In this week's edition of The Blood-Horse we present a study that will clear up some facts regarding a question frequently debated in Thoroughbred circles: Is the breed getting weaker?
The full report -- all 232 pages of it -- is available for download on BloodHorse.com. If you haven't already done so, review Losing the Iron Horse? Examining Racehorse Performance by Sire Over the Last Four Decades. Believe me, you'll be hearing a lot about this topic over the next weeks and months.
While the report offers specific, detailed information (yes, we do name names), it does not draw conclusions as to why the average foal today is expected to start in 28% fewer races than his 1970's counterparts, or why that disparity continues to expand. The study is meant to present facts that can help shape further discussion.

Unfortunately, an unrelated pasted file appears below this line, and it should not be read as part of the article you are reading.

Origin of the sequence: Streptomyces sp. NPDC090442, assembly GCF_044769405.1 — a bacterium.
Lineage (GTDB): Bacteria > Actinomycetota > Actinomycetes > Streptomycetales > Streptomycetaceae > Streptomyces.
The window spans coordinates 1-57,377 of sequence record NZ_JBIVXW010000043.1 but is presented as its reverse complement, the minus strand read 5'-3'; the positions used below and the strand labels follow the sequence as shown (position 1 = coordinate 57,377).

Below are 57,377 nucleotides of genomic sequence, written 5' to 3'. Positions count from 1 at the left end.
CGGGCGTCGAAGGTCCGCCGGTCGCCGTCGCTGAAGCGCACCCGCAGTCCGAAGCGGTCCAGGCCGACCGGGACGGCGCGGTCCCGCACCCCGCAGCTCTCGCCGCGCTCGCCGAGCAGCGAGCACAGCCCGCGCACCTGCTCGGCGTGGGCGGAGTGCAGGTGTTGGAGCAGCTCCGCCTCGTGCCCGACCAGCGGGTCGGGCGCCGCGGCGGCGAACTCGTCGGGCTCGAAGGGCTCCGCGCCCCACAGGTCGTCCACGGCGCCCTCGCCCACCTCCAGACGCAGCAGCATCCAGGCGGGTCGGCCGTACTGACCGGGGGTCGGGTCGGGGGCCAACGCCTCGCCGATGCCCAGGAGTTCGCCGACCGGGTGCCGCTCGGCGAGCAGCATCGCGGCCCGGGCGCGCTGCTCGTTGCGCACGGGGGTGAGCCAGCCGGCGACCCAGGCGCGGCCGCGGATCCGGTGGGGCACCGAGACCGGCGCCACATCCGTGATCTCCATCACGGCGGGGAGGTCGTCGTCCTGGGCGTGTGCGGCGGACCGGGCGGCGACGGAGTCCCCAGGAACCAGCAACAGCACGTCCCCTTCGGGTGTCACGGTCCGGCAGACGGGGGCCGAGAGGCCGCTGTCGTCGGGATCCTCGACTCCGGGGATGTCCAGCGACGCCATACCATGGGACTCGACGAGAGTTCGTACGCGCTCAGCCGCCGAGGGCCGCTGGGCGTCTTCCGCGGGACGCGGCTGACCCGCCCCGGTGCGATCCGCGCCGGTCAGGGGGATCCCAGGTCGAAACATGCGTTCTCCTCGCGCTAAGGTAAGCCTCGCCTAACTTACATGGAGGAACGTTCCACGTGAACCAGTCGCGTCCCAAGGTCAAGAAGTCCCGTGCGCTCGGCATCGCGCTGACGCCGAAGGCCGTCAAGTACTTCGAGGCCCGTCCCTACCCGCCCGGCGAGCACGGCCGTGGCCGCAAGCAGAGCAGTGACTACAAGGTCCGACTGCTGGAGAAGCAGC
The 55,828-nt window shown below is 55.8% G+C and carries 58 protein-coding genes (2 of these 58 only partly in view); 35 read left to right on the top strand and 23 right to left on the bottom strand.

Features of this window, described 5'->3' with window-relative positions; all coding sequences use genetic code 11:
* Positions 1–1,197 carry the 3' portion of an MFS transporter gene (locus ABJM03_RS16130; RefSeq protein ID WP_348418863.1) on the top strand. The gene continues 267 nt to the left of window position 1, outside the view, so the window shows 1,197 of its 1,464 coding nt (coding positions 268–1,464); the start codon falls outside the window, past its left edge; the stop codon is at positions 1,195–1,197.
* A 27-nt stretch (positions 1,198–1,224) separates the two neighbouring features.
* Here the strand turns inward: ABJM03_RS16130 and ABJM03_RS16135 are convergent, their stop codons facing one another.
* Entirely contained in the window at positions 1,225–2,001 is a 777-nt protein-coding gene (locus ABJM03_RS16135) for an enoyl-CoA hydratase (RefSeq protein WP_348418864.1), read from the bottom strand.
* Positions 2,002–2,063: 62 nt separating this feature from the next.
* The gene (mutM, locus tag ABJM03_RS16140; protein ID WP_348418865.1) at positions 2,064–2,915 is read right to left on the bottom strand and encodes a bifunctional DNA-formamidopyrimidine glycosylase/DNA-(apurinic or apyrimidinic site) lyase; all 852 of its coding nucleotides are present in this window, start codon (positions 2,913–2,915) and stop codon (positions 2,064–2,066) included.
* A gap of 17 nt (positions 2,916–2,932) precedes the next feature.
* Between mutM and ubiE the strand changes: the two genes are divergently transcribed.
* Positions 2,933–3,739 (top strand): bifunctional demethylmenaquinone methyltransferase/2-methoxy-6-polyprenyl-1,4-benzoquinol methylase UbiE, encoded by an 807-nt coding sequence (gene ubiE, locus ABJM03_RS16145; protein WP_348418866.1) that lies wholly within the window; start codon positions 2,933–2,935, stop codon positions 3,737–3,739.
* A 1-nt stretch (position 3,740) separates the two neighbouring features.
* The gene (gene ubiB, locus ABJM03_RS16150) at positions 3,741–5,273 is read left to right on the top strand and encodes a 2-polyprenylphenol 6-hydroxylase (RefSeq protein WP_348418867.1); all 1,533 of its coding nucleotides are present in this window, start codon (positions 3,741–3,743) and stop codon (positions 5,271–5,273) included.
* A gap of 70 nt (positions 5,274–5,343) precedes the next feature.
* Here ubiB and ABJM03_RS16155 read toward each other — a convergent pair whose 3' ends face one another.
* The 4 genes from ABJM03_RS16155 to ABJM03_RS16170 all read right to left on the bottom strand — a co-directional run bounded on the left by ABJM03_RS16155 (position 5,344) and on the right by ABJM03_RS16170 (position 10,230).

Since the issues of racehorse durability and soundness have come up before on The Five-Cross Files, I know that the average reader here is going to have strong opinions on the subject. Face it: most of us are either breeders or fans of breeding and bloodlines. We talk about the need to outcross and to breed for soundness. We argue about how and why yesteryear's horses were able to withstand training and racing schedules that their modern-day relatives can't match. We lament the breakdowns, the paltry average starts, the early retirements.
So today, I ask you to sound off -- because with the release of Losing the Iron Horse?, the whole industry will be looking for a reaction. Thoroughbred fans, track stewards, The Jockey Club officials, racing commissioners -- they all want to gauge how much we care about what many see as the downfall of the Thoroughbred.
I invite you to post your comments (below). As always, I ask that you write with passion, but avoid harsh criticism of individuals -- horse and human.
Also, don't miss The Blood-Horse editor-in-chief Dan Liebman's comments in this week's What's Going On Here column, Sound Off.